The general who didn’t really exist. The emperor who liked to pretend he was a gladiator, and went kind of crazy.
Maximus… Maximus… was fictional. No matter how handsome Russell Crowe would lead us to believe he was, he simply did not exist. The naughty emperor, Commodus, however, was all too real, and it’s worth a dig into his story, to see where Gladiator fails the history tests.
Ridley Scott’s excellent film, Gladiator (2000), gives us a picture of the Roman empire, at the twilight of the 2nd century, A.D., which is compelling, but a historical fiction. The story follows Decimus Meridius Maximus, a general of Rome, who is executing Emperor Marcus Aurelius’ wars against Germanic peoples with vigor and gusto. When the emperor’s son, Commodus, appears at the front, however, Marcus is murdered, and Maximus is betrayed, to his expected death.
Here is where the real story of Commodus first diverges from the fictionalized account, presented in Gladiator.
In the film, Commodus murders his father, the wise and capable Marcus Aurelius, in the heat of jealousy, at the news of being passed over for succession to the throne. The histories differ from this plot point, in two ways. The first is that Commodus did not need to murder his father, in order to become emperor—not only did Marcus not name someone else as successor, but, knowing that Commodus needed leadership training, Marcus had already elevated him to the rank of full Augustus(emperor), in 177, and co-ruled with him in the three years before Marcus’ death. Marcus’ death, itself, is the other way that Gladiator fictionalizes Commodus’ actions—Marcus most likely died of natural causes. The agreed-upon story is that Marcus had contracted the plague, probably small pox. His actual death is disputed by the ancient sources, with Cassius Dio claiming that his physicians killed him, as a favor to Commodus (but again, to what benefit?), and the Historia Augusta accounting that Marcus starved himself. What is not disputed, though, is that he was deathly ill, and the implication is that the disease would have killed him, if a human did not.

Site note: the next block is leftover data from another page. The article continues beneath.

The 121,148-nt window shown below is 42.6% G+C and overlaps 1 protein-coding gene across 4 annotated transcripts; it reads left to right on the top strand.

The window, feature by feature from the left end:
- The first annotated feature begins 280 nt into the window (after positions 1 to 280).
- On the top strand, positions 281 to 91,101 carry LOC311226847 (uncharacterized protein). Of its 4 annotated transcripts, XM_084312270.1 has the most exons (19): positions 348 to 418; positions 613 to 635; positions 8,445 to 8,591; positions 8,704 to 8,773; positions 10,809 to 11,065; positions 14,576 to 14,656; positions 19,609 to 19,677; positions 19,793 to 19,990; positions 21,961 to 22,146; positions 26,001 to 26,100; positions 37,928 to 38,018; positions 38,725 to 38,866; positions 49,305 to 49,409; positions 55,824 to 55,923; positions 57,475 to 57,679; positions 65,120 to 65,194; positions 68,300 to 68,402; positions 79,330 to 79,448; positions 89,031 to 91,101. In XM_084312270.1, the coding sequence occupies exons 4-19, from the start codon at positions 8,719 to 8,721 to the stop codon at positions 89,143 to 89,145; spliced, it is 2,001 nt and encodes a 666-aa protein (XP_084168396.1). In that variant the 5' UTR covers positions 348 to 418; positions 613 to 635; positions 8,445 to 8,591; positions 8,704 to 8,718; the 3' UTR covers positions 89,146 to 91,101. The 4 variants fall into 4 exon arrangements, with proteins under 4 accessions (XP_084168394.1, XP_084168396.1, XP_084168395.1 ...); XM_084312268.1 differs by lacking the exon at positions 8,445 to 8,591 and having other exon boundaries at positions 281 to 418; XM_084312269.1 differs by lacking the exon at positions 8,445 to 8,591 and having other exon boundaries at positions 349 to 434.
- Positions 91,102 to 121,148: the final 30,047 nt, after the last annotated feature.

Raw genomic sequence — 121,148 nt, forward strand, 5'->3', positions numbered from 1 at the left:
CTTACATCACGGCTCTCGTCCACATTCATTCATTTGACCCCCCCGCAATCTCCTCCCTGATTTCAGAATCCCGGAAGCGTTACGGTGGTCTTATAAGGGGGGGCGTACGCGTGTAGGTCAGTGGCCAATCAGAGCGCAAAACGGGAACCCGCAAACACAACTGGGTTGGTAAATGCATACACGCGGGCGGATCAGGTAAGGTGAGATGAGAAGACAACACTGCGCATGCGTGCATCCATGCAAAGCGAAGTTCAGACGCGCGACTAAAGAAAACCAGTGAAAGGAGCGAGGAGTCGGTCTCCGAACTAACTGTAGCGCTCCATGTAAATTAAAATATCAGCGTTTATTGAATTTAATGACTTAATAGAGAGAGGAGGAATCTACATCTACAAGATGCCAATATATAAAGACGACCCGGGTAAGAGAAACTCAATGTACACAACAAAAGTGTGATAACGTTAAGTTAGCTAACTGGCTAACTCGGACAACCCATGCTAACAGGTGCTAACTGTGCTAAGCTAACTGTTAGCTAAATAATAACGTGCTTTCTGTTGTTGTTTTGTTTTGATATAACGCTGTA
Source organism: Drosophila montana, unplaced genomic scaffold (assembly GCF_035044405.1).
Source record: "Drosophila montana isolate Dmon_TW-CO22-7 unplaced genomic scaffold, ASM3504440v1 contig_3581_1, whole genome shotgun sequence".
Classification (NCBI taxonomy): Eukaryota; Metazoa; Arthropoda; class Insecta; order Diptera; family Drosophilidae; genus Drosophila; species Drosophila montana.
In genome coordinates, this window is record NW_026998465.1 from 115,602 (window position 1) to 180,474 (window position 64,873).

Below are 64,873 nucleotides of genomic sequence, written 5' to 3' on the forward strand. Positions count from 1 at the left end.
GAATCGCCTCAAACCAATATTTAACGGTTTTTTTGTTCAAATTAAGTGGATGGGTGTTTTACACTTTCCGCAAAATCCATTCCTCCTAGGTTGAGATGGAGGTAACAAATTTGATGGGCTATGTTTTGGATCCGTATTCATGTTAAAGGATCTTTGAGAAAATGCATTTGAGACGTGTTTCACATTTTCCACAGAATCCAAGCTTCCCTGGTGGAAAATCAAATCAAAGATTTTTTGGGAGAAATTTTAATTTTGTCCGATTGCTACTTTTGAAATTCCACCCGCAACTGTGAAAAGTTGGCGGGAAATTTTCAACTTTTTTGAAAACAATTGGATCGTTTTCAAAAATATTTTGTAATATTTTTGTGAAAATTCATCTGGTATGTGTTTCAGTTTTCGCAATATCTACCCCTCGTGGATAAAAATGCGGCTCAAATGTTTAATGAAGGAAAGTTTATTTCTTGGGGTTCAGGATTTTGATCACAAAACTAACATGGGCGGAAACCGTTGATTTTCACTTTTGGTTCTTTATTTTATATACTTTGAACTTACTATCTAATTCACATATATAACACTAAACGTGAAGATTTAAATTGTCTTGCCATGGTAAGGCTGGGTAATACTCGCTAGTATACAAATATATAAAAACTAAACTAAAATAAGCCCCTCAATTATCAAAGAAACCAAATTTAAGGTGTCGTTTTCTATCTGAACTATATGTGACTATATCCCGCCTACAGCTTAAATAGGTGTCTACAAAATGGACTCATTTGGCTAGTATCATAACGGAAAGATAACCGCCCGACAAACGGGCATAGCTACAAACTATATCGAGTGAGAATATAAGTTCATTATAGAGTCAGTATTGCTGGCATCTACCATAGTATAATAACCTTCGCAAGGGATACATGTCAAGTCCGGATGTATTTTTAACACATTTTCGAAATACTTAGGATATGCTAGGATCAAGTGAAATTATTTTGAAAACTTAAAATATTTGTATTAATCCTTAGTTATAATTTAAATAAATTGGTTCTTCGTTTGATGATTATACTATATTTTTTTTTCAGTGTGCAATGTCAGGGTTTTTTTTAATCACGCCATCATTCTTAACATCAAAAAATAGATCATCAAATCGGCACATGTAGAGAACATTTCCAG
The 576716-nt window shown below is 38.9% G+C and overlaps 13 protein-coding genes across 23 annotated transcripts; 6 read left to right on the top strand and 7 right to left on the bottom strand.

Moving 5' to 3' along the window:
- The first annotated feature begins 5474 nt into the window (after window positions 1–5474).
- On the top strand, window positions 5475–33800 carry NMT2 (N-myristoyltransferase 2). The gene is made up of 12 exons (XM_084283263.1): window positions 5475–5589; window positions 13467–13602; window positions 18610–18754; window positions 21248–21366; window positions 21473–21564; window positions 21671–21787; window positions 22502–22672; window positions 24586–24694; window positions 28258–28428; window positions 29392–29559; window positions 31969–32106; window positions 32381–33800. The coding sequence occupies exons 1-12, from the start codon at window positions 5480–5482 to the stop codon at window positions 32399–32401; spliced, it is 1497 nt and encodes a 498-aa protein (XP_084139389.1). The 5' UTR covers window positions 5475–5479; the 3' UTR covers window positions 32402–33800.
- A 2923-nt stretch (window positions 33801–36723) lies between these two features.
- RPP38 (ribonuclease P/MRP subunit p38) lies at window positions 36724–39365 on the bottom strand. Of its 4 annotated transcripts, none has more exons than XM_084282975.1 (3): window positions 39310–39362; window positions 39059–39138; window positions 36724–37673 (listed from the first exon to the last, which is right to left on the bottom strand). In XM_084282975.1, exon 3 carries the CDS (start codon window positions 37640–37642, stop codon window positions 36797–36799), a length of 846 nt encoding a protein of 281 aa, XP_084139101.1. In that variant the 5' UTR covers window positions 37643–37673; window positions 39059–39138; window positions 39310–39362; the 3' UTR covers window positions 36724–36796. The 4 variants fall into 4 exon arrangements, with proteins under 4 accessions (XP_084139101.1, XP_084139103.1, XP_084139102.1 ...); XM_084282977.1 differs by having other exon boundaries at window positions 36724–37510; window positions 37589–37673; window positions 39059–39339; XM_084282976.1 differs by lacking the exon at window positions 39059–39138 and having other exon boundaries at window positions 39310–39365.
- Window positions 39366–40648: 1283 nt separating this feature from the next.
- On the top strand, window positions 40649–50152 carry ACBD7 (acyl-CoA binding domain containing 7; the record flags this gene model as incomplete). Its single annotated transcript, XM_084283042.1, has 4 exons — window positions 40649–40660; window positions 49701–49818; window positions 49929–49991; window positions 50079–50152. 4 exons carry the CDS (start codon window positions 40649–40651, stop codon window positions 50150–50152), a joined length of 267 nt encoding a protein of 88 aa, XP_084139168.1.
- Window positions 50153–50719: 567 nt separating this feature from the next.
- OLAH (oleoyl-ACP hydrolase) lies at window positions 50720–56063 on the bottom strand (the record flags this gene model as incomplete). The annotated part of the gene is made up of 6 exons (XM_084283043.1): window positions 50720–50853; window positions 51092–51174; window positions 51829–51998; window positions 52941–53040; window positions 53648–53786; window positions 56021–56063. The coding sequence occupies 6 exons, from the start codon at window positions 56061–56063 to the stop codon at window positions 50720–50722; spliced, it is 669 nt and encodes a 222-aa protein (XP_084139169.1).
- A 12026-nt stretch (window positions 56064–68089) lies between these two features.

It’s worth noting that Marcus Aurelius’ armies had kicked the snot out of the German tribes for around 14 years, and barely faced any further resistance to Marcus’ plans to add new provinces to the Roman map, when Marcus died. It is possible that all of the modern maps of the old empire, labeled something like “Roman Empire, at the height of it’s power, during Trajan’s Reign” would have been different, bigger, and would given credit to Marcus Aurelius. It could be possible, that is, except that when Commodus took over, he declined to finish his father’s plans. He did fight one small battle, for show, and then treated for peace, and went home. All this is summed up in the film, very neatly, by a hard cut, from the footage in Germania, to a shot of Rome.
As the story progresses, Maximus fights his way up the ranks of slave gladiators, to finally best the evil emperor in a gladiatorial match, on the grand stage of the Colosseum. As he does, the audience does get some very good tastes of Roman culture, eg. the lust for games, the conflict between senate and emperor, and the craziness of the particular emperor Commodus.